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Heads of Department of Mathematical Sciences, Birmingham, 8 th April 2008 Mathematicians as geeks/genius: lifestyle Obsessive: “working endlessly at a desk trying to work out a formula or something”, spending “their spare time … doing extra maths questions” and “dedicated to what they do”. There’s different types of maths, there’s like genius maths, which is working out these equations and winning big prizes. … Then there’s loads of different other sorts of maths like the sort of maths that apply to engineering or apply to accountancy or anything. … So I think there’s, like there’s maths maths, like working out complex equations and stuff, is more a thing that you see as someone who just sits at home with a desk, staying up till two o’clock working out this equation. Whereas applied maths you just think someone, just like a more normal person in a job, even though the maths might be similar. [Firefly, GCSE student, male]

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Heads of Department of Mathematical Sciences, Birmingham, 8 th April 2008 Mathematicians as geniuses: ‘natural’ ability Annie: The people that you know sat in their rooms and thought about things that no one would ever even’ve, like, how did even someone even start to think about Pythagoras’ theorem and stuff, what on earth? How? It doesn’t make sense. So you just think of them as something, I don’t know, elite, you know, different from everyone else. [GCSE student, female] Freakish stories: e.g.uncle who “like proved Pythagoras’ Theorem when he was 10” ‘Commonsense’ statements: e.g. that “everybody has their talents” Stories of getting by without work e.g. “there are still some people that misbehave but they’ve got the image that they can coast through all the work”

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Heads of Department of Mathematical Sciences, Birmingham, 8 th April 2008 Gender and ‘natural’ ability Alice: But if you just teach them … then they learn maths but it doesn’t mean that. You can’t produce mathematicians. You know you have to born as a mathematician, real. [mathematics undergraduate, female] GCSE students: ‘Very good’ at maths:33 people or 11% of males; 7 people or 3% of females ‘Good’ at maths: 39% compared with 35%

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Heads of Department of Mathematical Sciences, Birmingham, 8 th April 2008 Critical awareness of clichés Wilbert: If you have always seen it on the telly [and] you haven’t seen anything else of what that person or what that thing is, then you’re going to think that when you think of it. [GCSE student, male] Annie: If you look in films and TV series like Saved by the Bell and stuff you don’t see geeky girls. Phoebe: That is true but there is very many, there’s quite a lot of geeky girls. But they, in lessons they just do their work, they don’t speak to, they don’t socialise. [GCSE students, female]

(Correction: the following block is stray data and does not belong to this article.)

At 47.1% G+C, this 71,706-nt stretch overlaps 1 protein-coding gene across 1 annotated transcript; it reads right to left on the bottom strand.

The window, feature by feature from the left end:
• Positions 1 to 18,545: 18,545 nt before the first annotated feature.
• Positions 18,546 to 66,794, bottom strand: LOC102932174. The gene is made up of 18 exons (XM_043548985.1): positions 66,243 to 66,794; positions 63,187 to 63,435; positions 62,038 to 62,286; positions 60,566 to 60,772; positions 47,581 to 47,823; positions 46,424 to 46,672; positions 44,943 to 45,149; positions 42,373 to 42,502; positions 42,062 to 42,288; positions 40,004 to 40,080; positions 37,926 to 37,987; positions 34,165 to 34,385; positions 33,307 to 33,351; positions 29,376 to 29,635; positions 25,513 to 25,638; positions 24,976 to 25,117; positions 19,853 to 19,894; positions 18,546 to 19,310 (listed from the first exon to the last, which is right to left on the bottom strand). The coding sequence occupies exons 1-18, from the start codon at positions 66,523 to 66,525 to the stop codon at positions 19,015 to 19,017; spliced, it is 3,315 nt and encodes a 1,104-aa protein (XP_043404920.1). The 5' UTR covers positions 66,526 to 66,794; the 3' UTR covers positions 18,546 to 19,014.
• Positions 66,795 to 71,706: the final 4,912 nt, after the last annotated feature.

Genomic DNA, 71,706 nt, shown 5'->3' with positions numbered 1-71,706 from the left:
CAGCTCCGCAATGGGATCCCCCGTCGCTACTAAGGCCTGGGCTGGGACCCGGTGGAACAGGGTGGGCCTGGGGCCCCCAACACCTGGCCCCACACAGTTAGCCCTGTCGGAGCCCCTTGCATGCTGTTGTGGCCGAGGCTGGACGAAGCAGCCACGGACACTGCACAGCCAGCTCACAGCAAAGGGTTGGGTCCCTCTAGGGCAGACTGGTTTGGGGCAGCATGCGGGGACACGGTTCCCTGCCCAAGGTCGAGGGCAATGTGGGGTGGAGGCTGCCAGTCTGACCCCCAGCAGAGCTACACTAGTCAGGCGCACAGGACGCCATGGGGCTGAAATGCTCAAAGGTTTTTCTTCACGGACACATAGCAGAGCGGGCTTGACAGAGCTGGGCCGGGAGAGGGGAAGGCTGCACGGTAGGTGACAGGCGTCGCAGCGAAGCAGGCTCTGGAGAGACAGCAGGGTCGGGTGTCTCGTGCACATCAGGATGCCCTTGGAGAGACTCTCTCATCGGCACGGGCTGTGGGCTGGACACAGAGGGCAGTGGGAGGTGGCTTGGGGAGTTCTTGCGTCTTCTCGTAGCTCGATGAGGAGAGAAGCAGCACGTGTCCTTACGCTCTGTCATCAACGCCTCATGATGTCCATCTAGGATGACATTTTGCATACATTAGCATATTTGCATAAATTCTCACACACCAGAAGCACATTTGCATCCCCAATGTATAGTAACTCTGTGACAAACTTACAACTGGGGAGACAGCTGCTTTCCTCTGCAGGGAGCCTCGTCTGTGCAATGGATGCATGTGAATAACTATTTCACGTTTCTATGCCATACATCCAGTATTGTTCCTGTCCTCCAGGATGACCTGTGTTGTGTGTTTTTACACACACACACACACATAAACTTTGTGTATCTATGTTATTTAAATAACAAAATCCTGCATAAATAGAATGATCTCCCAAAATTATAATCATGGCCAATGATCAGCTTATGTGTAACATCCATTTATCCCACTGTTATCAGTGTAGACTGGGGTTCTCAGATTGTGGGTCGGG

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Heads of Department of Mathematical Sciences, Birmingham, 8 th April 2008

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Reading Danica 1 Leslie (male): You don't really imagine mathematicians to be like, I don't know, casually dressed. Candi (female): As much as I kind of hate to admit it myself, she just doesn’t seem, doesn’t seem like the type I’d imagine would be good at maths. Elizabeth (female): she looks unintelligent because she “looks more like a popstar.” Pisces (male): maybe I’m being stereotypical, but I don’t consider actors as that clever.

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Heads of Department of Mathematical Sciences, Birmingham, 8 th April 2008 Reading Danica 2 Grace and Donna described her as “confident” and Mansa as a “very intelligent” and “nice young lady”. Mansa, Sam, Louise, Ellie and Maria liked the way she breaks the stereotype of mathematicians as male and shows that you can be clever and attractive. Ellie: “it’s saying you can be attractive and intelligent and study maths and it’s not a bad thing.”

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Heads of Department of Mathematical Sciences, Birmingham, 8 th April 2008 Reading Carol Some GCSE and university students objected to the image as an attempt to ‘sex up’ mathematics: - rejection of portrayals of women as sex objects - incompatibility of sexuality and mathematics: “that’s not what maths is about, it’s got nothing to do with that” Some female social sciences and humanities students praised how she challenged stereotypes: “an attractive young woman who is highly intelligent as well … Who says you can’t do maths in stockings?” “why not use your sexuality when you can?”